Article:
I'm looking at Aumann's work "Agreeing to Disagree", and trying to understand the very first numerical example.

So, the paper starts with definitions

[L]et $(\Omega, \mathcal{B}, p)$ be a probability space, $\mathscr{P}_1$ and $\mathscr{P}_2$ [information] partitions of $\Omega$. [I]f the true state of the world is $\omega$, then $i$ is informed of that element $P_i(\omega)$ of $\mathscr{P}_i$ that contains $\omega$.

Let $A$ be an event, and let $q_i$ denote the posterior probability $p(A | \mathscr{P}_i)$ of $A$ given $i$'s information; i.e. if $\omega \in \Omega$, then $q_i(\omega) = p(A \cap P_i(\omega)) / p(P_i(\omega))$.

Then comes a simple example, that I fails to understand.

Suppose $\Omega$ has $4$ elements $\alpha, \beta, \gamma, \delta$ of equal (prior) probability, $\mathscr{P}_1 = \{\alpha\beta, \gamma\delta\}$, $\mathscr{P}_2 = \{\alpha\beta\gamma, \delta\}$, $A = \alpha\delta$, and $\omega = \alpha$. Then $1$ knows that $q_2$ is $\frac{1}{3}$, and $2$ knows that $q_1$ is $\frac{1}{2}$; but $2$ thinks that $1$ may not know what $q_2$ is ($\frac{1}{3}$ or $1$).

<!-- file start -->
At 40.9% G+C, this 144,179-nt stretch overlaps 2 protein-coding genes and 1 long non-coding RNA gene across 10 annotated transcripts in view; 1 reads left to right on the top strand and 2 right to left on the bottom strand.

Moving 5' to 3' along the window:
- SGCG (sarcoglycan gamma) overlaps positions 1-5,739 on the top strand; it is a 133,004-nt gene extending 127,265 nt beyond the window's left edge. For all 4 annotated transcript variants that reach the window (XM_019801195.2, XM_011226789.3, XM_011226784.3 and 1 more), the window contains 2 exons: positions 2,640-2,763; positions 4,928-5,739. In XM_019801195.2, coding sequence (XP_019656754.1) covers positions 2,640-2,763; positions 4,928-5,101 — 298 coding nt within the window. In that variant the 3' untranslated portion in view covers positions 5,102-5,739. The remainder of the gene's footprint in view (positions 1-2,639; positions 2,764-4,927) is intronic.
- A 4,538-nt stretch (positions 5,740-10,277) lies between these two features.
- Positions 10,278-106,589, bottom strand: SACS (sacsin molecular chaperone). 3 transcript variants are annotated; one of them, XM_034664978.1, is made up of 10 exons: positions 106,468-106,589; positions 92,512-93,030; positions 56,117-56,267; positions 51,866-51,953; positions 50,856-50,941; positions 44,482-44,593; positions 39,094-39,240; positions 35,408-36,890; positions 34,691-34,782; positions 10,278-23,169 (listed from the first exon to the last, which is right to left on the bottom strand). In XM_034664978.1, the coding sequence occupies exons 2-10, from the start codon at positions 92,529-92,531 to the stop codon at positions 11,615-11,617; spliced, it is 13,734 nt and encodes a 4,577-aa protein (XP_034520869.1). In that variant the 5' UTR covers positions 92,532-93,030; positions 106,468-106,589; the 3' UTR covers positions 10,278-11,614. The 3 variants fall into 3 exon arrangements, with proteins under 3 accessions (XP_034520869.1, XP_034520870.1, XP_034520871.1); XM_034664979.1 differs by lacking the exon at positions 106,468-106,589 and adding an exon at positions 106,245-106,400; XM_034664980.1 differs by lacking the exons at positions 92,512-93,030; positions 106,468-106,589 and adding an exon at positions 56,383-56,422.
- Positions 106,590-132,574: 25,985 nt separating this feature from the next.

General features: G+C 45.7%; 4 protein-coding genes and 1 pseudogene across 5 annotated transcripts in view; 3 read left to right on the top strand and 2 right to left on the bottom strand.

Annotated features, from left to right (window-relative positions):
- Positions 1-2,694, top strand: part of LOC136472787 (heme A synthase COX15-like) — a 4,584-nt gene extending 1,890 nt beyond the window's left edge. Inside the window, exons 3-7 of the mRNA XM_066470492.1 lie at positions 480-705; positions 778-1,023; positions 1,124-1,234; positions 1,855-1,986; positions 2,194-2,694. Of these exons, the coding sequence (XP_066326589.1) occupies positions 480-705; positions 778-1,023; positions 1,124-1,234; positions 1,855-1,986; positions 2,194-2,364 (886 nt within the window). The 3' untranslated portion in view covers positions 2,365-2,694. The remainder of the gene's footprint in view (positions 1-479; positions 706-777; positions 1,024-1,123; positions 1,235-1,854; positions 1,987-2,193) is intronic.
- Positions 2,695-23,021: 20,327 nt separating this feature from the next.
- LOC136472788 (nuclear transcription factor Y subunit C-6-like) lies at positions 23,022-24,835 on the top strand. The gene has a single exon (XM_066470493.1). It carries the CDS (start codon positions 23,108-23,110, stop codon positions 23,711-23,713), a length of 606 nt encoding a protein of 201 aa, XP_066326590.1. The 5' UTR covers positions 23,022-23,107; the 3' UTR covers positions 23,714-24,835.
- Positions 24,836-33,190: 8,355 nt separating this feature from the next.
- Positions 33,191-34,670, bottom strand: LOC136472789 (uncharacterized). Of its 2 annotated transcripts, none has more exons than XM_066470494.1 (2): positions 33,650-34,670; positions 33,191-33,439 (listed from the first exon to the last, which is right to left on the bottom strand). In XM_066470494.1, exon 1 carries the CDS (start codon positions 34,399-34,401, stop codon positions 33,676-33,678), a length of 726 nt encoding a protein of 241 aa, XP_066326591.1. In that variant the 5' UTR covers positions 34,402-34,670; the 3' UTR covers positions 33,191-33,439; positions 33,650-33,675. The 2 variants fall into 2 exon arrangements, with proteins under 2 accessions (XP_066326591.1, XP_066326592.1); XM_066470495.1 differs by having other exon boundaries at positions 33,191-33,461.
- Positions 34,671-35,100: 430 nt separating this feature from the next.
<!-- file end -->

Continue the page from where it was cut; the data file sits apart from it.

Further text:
My problem starts with notation, what does $\alpha\beta\gamma$ mean? Is it $\{\alpha, \beta, \gamma\}$?

After I suppose this, I'm able to understand $\frac{1}{3}$ and $\frac{1}{2}$ part, then "but ..." sentence is totally cryptic. Why $2$ thinks this?

  • $\begingroup$ I agree to disagree this way to introduce bayes' theorem :) I share your difficulties to grasp the meaning of the example. $\endgroup$ – Peter Mar 7 at 10:13

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